Wednesday, November 20, 2013

Becher's Villa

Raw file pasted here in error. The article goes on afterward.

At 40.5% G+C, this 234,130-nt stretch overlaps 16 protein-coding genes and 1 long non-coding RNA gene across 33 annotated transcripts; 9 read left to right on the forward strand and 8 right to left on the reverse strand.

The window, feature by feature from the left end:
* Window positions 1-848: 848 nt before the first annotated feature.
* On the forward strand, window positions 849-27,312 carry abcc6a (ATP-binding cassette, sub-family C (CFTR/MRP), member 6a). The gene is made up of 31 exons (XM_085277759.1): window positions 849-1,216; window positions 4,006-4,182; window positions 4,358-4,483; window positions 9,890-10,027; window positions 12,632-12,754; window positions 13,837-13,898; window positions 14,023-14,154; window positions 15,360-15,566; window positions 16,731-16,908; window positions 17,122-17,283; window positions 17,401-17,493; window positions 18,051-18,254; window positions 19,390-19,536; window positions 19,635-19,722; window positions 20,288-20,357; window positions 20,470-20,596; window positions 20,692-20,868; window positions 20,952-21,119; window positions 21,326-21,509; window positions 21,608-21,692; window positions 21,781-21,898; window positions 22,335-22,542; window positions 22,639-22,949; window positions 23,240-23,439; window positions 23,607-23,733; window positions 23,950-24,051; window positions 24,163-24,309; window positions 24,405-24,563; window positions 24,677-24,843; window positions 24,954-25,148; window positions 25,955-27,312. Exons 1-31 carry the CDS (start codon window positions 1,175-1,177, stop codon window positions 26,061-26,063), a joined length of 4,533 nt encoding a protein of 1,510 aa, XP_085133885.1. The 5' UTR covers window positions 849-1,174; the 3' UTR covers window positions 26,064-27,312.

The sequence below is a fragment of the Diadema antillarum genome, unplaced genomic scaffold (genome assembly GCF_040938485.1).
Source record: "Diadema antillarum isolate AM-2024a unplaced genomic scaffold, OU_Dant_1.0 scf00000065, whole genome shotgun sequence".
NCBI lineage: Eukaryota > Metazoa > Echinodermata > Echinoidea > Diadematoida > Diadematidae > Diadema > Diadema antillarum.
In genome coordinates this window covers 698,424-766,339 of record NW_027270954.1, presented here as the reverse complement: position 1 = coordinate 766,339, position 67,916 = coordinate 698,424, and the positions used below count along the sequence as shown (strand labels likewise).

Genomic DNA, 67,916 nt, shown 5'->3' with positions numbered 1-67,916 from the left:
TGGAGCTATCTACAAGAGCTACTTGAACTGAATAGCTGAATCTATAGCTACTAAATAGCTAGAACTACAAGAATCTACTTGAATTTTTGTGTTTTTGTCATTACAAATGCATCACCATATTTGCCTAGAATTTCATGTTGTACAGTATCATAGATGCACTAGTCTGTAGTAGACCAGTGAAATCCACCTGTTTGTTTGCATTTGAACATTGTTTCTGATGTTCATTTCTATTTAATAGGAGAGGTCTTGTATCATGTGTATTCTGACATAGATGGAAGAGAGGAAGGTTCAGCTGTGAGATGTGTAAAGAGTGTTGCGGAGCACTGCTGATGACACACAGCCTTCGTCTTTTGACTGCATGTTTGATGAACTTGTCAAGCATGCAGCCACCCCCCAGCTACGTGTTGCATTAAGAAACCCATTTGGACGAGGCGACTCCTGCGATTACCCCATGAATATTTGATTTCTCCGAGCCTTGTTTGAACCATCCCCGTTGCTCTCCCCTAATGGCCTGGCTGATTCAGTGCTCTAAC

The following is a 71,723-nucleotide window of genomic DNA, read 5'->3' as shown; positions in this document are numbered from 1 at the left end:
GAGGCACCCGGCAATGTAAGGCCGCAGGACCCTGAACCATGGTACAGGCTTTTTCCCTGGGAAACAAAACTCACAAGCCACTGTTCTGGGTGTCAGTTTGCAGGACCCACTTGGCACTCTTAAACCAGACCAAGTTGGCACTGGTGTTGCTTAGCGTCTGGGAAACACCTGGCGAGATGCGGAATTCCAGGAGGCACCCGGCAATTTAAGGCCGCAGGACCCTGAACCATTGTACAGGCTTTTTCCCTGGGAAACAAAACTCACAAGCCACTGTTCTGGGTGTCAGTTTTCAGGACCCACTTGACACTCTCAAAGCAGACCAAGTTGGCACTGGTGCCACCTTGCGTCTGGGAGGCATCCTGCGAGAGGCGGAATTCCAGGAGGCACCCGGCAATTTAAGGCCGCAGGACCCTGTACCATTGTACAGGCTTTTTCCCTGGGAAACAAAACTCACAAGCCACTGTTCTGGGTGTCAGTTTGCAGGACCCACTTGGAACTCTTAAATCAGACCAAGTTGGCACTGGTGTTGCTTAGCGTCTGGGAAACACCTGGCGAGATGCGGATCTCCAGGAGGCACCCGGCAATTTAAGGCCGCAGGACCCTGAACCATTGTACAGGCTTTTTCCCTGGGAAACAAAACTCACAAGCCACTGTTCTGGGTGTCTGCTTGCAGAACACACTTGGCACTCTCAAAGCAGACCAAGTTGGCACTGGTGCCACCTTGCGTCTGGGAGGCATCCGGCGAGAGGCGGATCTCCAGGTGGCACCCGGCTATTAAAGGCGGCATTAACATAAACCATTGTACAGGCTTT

Uphill from Karlovy Vary’s famous colonnade with its lavish, pastel-colored buildings, a little off the beaten track in the city’s Westend neighborhood, visitors to the West Bohemian spa town can find a great example of stunning early 20th century architecture: the Becher Villa. Built by Gustav Becher, a member of the famous Becher family, probably best known for founding the Becherovka distillery, the villa went through many changes in its nearly 100-year history. It is hard to imagine that the villa, now fully reconstructed, was at one point completely run-down and was not accessible to the public for over 20 years. Restored to its former glory, it was re-opened to the public in July 2010, and now houses an interactive gallery and several workspaces for artists. I spoke to Jan Samec, the director of both the Becher Villa and Karlovy Vary’s art gallery Gallerie Umění, about who originally built the villa. “It was Gustav Becher, a member of a very well-known family in Karlovy Vary. Many members of this family were doctors, pharmacists, city councilors and even mayors, and worked in other important professions. Gustav Becher at one point took over the well-known liquor company from his father, but in 1901, he signed it over to his step-brothers, because he got married. At the age of 64 he got married to a 24-year-old, and I think it was because she did not like living in the house where he was born, on the colonnade, that he decided to build this villa, in the new, mundane Westend neighborhood.”Westend is a villa neighborhood full of great estates that were built during the city’s heyday, and the Becher Villa provides an interesting insight into the style of architecture that was popular before the First World War. To impress his young wife, Gustav Becher decided to design the house according to what was the height of fashion at the time.“I assume that he had this villa built mostly because of her. It can be described as having in essence a Palladian style, with an atrium in the middle, the way that style of architecture was adopted in Victorian England. At the time, it was even called “Englisch Haus” and since it was built right before the First World War, there was some influence of the Secession style, and also, but rather as a consequence of the reconstruction, elements of art-deco could be found here some eight to ten years later.”However, Gustav Becher himself died in 1921. Since then, the villa changed hands several times, and its owners were not always respectful of the building. Jan Samec briefly sums up the history of the villa between the years 1921 and 1987. “Mr. Becher did not get to enjoy his villa for very long, he died in 1921, and his wife sold it to the association of chemical and metallurgical producers from Ustí nad Labem in the first half of the 1920s, and they used it until 1938, when this part of what was then Czechoslovakia was taken over by Nazi Germany, which installed the regional headquarters of the SS here. When we were reconstructing the villa, we even found an old SS sign, which we kept for reasons of historical documentation, and after the war, the building became the possession of the Czechoslovak state, which transformed it into a youth center.”The youth center, Dům pionýrů a mládeže, was situated in the villa until 1987. The villa was closed to the public for several years after that. In the late 1990s, the education office of Karlovy Vary, to which the building belonged at the time, decided to transform the building into a musical education school. However, the reconstruction was interrupted several times and the building site was vandalized and looted until the villa fell into complete disrepair. It wasn’t until the Ministry of Schools signed it over to the region of Karlovy Vary that the villa could be saved. Gallery director Jan Samec was approached by the region’s officials regarding its renovation and reopening. I asked him how long the actual process took.“I have to say that the preparations took much longer than the actual reconstruction. We had to prepare a report about how we intended to use the space, then we had to apply for building permits and EU funds, because a large part of the 86 million Czech crowns that it cost to renovate the villa, a substantial portion was paid for by the EU, and the rest was financed by the region of Karlovy Vary. So we started the reconstruction itself in 2009, it took 9 months to complete, and was finished in early July 2010.”Part of the reason that the project received EU funding was the unique concept that Mr. Samec came up with: aside from giving the public a chance to see the beautiful villa from the inside, the reopening also brings a very modern gallery to the spa town, where visitors can not just look at art, but interact with it. The name already tells you something: an interactive gallery is a bit different from a traditional one. Here, you can see interactive exhibitions, presenting works that the visitor can change or play with in some form, climb into them, etc. which today is quite fashionable. But we take the interactive concept a bit further. For example, right now, we are showing a porcelain exhibit featuring local artists, and they also teach workshops and other seminars, and we then exhibit the pieces that are created by those who attend the workshops, and so within the three months that the exhibition is going on, it will undergo a big change and be completely different at the end.”In addition to the current exhibition of beautiful ceramics by local artists, titled VARY(I)ACE 3 + 1 = PORCELÁN, the villa also currently has a couch designed by the late architect Jan Kaplicky on display. The ceramic oven, the art library and the several studio spaces in the basement testify to the ambition of Mr. Samec to offer artists’ residencies in the future. For many residents of the spa town, however, the Becher Villa brings back childhood memories, since for decades, most local children and teenagers would visit the youth center in the villa.“I just learned, when we had an opening, that our mayor went here for a first aid course, so I have to say that for the majority of Karlovy Vary residents, this house is very connected to their childhood, and a lot of them came to look at it for that reason.” But even for visitors who do not have this connection to the Becher Villa, the beautifully renovated building, which is open year-round, is well worth a trip.